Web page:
The message of the cross is foolishness to those who are perishing, but to us who are being saved it is the power of God. 1 Corinthians 1:18
Think of how ridiculous it sounds: the only reason we can know God and go to heaven is because a radical teacher was executed two thousand years ago.
Does that make any sense at all? Not on the surface, especially when we consider what a cross meant. It was the ancient version of an electric chair or a gas chamber, only much slower and more painful in accomplishing its purpose. The idea that we can have life only because a long-ago trouble maker made enough trouble to get Himself killed simply doesn’t compute. It seems absolutely absurd.
But God has frequently worked in seemingly absurd ways, hasn’t He? He once told a man to build an enormous boat in the middle of dry, elevated land. He once ordered a very old father to sacrifice his long-awaited son, even though the sacrifice would wipe out every vestige of an ironclad promise. He picked an old exile to deliver a people from the world’s most powerful nation, a young shepherd boy to defeat an enormous giant and a small army to defeat a vast coalition using nothing more than praise songs. If we were looking for a conventional deity to impress us only with lightning bolts and a thundering voice, we picked the wrong God. Our Father usually prefers to demonstrate His power in unlikely ways.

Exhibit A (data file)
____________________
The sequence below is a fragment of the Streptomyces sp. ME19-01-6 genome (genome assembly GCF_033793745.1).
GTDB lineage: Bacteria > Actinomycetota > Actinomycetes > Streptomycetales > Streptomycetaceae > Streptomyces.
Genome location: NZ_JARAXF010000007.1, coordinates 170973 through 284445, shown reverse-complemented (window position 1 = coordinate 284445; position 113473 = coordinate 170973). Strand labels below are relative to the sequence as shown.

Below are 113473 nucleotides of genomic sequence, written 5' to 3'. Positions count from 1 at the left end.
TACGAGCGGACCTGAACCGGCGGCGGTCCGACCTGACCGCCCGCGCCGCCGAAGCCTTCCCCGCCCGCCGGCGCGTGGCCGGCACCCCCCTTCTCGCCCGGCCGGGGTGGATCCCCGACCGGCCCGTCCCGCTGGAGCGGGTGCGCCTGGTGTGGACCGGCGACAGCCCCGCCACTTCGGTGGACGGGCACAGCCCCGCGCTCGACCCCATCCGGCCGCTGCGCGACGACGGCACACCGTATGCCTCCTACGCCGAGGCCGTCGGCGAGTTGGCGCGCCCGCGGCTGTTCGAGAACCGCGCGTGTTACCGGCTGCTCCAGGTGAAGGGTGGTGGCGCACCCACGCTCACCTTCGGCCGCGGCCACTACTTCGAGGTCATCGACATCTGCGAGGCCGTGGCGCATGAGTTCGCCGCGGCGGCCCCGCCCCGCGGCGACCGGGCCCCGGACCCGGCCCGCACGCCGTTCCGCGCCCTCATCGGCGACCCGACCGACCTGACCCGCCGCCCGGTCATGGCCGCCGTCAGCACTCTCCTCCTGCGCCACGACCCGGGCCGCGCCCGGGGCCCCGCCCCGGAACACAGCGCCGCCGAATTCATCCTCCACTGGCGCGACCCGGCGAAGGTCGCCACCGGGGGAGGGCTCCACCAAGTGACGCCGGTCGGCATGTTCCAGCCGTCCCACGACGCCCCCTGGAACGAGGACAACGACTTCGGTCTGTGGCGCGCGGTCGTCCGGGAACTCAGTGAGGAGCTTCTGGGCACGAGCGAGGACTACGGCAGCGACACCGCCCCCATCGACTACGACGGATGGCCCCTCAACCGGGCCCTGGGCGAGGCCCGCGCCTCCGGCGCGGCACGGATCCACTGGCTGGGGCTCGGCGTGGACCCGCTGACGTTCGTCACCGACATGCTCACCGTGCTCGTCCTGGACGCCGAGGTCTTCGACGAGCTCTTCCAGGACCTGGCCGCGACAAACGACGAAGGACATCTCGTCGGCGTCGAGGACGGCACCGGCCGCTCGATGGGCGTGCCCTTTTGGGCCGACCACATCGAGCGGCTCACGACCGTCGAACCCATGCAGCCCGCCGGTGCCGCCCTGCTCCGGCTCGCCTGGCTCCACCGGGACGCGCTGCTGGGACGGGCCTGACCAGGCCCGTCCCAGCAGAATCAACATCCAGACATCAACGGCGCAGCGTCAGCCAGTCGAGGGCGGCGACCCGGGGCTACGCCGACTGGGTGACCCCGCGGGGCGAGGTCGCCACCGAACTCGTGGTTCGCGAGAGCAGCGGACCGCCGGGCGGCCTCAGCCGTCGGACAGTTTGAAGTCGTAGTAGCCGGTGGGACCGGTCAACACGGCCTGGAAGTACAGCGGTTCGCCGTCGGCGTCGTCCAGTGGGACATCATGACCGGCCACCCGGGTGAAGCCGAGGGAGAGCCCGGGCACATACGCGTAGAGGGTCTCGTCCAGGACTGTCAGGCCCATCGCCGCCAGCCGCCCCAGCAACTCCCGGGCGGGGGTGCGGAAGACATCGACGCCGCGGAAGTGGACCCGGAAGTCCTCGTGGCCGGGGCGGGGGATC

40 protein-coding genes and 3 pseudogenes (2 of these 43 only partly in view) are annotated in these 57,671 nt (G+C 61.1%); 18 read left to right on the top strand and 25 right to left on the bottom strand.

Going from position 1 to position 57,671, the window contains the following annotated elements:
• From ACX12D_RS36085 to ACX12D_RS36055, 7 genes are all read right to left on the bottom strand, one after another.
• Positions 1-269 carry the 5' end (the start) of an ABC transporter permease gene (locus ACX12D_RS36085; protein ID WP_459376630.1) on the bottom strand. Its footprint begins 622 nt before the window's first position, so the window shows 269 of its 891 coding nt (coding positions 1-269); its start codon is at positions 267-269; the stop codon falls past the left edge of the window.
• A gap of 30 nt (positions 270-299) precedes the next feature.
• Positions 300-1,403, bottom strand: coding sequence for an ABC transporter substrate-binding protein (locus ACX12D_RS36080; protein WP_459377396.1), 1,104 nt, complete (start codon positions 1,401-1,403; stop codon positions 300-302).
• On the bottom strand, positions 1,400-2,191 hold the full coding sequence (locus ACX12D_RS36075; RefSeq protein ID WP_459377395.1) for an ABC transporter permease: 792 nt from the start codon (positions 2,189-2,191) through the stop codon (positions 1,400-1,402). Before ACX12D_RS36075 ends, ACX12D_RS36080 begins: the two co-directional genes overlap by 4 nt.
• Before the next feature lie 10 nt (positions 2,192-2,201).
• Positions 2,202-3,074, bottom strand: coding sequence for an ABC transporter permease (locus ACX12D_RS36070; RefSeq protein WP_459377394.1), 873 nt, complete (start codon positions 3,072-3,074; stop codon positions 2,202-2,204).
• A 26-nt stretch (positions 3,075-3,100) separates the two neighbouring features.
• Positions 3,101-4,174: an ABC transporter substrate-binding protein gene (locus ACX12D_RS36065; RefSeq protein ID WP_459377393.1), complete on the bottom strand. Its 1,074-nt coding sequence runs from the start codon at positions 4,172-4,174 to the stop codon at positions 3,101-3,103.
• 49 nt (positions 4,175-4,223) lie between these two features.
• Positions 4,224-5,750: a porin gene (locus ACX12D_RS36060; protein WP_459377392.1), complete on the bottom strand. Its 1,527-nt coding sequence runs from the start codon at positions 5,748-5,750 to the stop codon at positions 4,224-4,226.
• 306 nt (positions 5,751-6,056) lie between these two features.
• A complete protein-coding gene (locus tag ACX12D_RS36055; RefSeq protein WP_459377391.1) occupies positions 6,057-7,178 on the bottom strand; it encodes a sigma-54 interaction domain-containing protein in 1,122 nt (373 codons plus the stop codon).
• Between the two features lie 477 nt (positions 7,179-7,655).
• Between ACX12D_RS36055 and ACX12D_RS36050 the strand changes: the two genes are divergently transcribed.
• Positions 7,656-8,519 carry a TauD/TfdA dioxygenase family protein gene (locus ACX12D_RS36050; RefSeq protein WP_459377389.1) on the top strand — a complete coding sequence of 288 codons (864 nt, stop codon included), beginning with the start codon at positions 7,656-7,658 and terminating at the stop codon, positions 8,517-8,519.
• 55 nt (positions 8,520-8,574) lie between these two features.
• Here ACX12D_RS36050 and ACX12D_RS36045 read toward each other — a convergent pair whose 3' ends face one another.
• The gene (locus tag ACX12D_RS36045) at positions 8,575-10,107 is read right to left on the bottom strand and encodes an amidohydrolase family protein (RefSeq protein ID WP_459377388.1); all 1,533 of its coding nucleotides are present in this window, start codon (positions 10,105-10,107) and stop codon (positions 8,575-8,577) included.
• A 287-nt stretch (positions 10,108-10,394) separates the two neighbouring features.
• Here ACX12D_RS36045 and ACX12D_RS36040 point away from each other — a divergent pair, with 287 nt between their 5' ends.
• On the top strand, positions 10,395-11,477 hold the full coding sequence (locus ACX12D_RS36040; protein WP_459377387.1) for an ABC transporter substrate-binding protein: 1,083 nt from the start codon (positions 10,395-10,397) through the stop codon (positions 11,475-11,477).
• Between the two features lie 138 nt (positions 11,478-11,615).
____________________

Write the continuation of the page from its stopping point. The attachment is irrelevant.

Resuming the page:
That’s because he has inside information that we don’t have. We had no idea that we needed a holy sacrifice to die in our place. We didn’t know the enormity of the transaction that went on behind the scenes of the Cross. We didn’t know the dead Saviour would rise again. We only learned by revelation that something so absurd as his death could result in something so amazing as our life.
Never distance yourself from the foolishness of the Cross – or the foolishness of the Christian faith in general. To the world it looks absurd but to us it’s the most powerful force in the universe. Unbelievers will one day be ashamed of the things they have laughed at and we will one day be grateful for looking like fools. Always choose the foolishness of God over the wisdom of the world.
The cross is a picture of violence, yet the key to peace; a picture of suffering, yet the key to healing; a picture of death, yet the key to life. David Watson
Adapted from a devotion by Chris Tiegreen in the “Wonder of the Cross” Devotional